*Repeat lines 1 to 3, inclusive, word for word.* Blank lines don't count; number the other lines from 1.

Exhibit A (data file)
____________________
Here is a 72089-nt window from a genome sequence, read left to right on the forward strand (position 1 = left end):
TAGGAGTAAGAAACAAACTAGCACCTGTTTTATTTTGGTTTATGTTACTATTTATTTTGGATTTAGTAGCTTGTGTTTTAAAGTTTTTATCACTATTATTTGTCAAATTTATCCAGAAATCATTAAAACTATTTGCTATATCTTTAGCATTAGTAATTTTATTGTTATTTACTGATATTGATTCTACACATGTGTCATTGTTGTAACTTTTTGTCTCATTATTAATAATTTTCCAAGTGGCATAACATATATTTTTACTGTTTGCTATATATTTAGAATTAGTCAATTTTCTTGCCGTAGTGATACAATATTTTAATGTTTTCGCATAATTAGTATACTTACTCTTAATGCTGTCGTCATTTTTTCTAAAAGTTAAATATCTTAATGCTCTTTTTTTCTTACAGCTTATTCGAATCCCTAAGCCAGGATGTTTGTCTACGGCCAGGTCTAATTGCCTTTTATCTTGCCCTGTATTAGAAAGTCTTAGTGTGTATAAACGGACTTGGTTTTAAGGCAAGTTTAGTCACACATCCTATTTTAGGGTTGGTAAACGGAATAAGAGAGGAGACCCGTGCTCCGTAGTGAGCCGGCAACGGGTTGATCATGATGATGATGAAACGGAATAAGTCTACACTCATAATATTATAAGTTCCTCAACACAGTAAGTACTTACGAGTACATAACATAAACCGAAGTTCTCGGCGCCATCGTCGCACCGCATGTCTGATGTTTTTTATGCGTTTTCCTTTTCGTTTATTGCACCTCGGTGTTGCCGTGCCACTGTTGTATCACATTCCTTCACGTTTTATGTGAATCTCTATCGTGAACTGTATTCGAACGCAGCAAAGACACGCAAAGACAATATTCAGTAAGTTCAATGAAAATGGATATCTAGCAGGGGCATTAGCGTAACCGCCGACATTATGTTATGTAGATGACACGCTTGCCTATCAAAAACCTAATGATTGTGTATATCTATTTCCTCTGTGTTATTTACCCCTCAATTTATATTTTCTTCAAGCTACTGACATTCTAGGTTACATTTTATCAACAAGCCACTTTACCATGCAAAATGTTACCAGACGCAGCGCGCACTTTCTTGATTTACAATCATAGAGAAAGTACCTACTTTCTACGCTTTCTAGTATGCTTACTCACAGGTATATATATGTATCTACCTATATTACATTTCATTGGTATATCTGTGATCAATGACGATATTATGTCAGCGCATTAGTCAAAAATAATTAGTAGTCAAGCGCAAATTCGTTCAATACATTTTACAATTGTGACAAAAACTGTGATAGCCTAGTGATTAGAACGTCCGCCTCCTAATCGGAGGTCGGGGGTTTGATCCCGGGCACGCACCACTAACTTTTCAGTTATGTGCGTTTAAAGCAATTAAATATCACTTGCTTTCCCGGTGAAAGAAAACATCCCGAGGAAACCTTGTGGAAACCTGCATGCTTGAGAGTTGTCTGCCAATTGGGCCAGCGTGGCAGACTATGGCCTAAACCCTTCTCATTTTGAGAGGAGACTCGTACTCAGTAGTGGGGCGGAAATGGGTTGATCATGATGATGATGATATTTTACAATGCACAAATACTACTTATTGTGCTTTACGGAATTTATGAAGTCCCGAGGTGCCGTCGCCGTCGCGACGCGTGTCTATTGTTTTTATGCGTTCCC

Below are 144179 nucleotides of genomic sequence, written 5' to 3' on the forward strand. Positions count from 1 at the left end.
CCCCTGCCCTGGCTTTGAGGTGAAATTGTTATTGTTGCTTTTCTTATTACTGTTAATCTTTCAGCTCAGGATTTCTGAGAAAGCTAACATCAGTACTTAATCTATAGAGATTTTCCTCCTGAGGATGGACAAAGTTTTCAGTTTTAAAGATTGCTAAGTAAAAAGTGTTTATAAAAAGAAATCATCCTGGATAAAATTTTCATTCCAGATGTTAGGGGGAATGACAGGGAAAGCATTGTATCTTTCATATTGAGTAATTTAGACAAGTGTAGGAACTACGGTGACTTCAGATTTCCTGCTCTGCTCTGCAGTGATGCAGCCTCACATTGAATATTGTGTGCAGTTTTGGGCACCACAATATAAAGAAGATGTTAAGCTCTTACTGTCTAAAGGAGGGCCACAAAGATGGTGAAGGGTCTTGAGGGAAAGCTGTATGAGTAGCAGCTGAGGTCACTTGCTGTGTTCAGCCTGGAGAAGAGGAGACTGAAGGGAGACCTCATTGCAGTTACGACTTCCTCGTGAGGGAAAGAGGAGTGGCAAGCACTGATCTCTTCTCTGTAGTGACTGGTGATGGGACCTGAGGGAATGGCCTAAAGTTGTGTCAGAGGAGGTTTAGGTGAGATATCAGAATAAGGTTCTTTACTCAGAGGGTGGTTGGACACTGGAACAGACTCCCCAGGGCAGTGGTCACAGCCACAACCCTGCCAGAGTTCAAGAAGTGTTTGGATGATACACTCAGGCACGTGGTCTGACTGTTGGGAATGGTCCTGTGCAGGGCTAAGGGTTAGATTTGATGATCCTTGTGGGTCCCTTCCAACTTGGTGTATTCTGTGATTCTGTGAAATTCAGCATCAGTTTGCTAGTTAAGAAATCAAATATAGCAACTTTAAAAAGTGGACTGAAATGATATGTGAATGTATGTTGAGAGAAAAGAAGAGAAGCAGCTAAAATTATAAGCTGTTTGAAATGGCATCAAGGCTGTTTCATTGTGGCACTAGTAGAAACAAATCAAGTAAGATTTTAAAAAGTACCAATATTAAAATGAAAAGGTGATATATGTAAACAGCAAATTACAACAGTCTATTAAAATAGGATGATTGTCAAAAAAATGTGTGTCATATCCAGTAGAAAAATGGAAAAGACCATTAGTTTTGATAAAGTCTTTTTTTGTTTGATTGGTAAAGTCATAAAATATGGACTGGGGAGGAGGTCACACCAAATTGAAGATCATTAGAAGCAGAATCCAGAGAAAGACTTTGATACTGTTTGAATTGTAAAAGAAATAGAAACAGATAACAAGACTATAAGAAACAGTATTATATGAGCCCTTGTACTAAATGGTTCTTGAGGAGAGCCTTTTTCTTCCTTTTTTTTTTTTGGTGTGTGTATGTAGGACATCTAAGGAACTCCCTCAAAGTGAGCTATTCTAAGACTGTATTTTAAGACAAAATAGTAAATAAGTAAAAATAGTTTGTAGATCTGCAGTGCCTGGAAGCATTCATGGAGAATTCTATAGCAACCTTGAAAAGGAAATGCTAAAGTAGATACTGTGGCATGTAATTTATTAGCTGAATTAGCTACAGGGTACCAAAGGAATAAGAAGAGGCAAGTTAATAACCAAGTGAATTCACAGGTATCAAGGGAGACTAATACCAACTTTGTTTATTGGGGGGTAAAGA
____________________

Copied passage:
Here is a 72089-nt window from a genome sequence, read left to right on the forward strand (position 1 = left end):
TAGGAGTAAGAAACAAACTAGCACCTGTTTTATTTTGGTTTATGTTACTATTTATTTTGGATTTAGTAGCTTGTGTTTTAAAGTTTTTATCACTATTATTTGTCAAATTTATCCAGAAATCATTAAAACTATTTGCTATATCTTTAGCATTAGTAATTTTATTGTTATTTACTGATATTGATTCTACACATGTGTCATTGTTGTAACTTTTTGTCTCATTATTAATAATTTTCCAAGTGGCATAACATATATTTTTACTGTTTGCTATATATTTAGAATTAGTCAATTTTCTTGCCGTAGTGATACAATATTTTAATGTTTTCGCATAATTAGTATACTTACTCTTAATGCTGTCGTCATTTTTTCTAAAAGTTAAATATCTTAATGCTCTTTTTTTCTTACAGCTTATTCGAATCCCTAAGCCAGGATGTTTGTCTACGGCCAGGTCTAATTGCCTTTTATCTTGCCCTGTATTAGAAAGTCTTAGTGTGTATAAACGGACTTGGTTTTAAGGCAAGTTTAGTCACACATCCTATTTTAGGGTTGGTAAACGGAATAAGAGAGGAGACCCGTGCTCCGTAGTGAGCCGGCAACGGGTTGATCATGATGATGATGAAACGGAATAAGTCTACACTCATAATATTATAAGTTCCTCAACACAGTAAGTACTTACGAGTACATAACATAAACCGAAGTTCTCGGCGCCATCGTCGCACCGCATGTCTGATGTTTTTTATGCGTTTTCCTTTTCGTTTATTGCACCTCGGTGTTGCCGTGCCACTGTTGTATCACATTCCTTCACGTTTTATGTGAATCTCTATCGTGAACTGTATTCGAACGCAGCAAAGACACGCAAAGACAATATTCAGTAAGTTCAATGAAAATGGATATCTAGCAGGGGCATTAGCGTAACCGCCGACATTATGTTATGTAGATGACACGCTTGCCTATCAAAAACCTAATGATTGTGTATATCTATTTCCTCTGTGTTATTTACCCCTCAATTTATATTTTCTTCAAGCTACTGACATTCTAGGTTACATTTTATCAACAAGCCACTTTACCATGCAAAATGTTACCAGACGCAGCGCGCACTTTCTTGATTTACAATCATAGAGAAAGTACCTACTTTCTACGCTTTCTAGTATGCTTACTCACAGGTATATATATGTATCTACCTATATTACATTTCATTGGTATATCTGTGATCAATGACGATATTATGTCAGCGCATTAGTCAAAAATAATTAGTAGTCAAGCGCAAATTCGTTCAATACATTTTACAATTGTGACAAAAACTGTGATAGCCTAGTGATTAGAACGTCCGCCTCCTAATCGGAGGTCGGGGGTTTGATCCCGGGCACGCACCACTAACTTTTCAGTTATGTGCGTTTAAAGCAATTAAATATCACTTGCTTTCCCGGTGAAAGAAAACATCCCGAGGAAACCTTGTGGAAACCTGCATGCTTGAGAGTTGTCTGCCAATTGGGCCAGCGTGGCAGACTATGGCCTAAACCCTTCTCATTTTGAGAGGAGACTCGTACTCAGTAGTGGGGCGGAAATGGGTTGATCATGATGATGATGATATTTTACAATGCACAAATACTACTTATTGTGCTTTACGGAATTTATGAAGTCCCGAGGTGCCGTCGCCGTCGCGACGCGTGTCTATTGTTTTTATGCGTTCCC

Below are 144179 nucleotides of genomic sequence, written 5' to 3' on the forward strand. Positions count from 1 at the left end.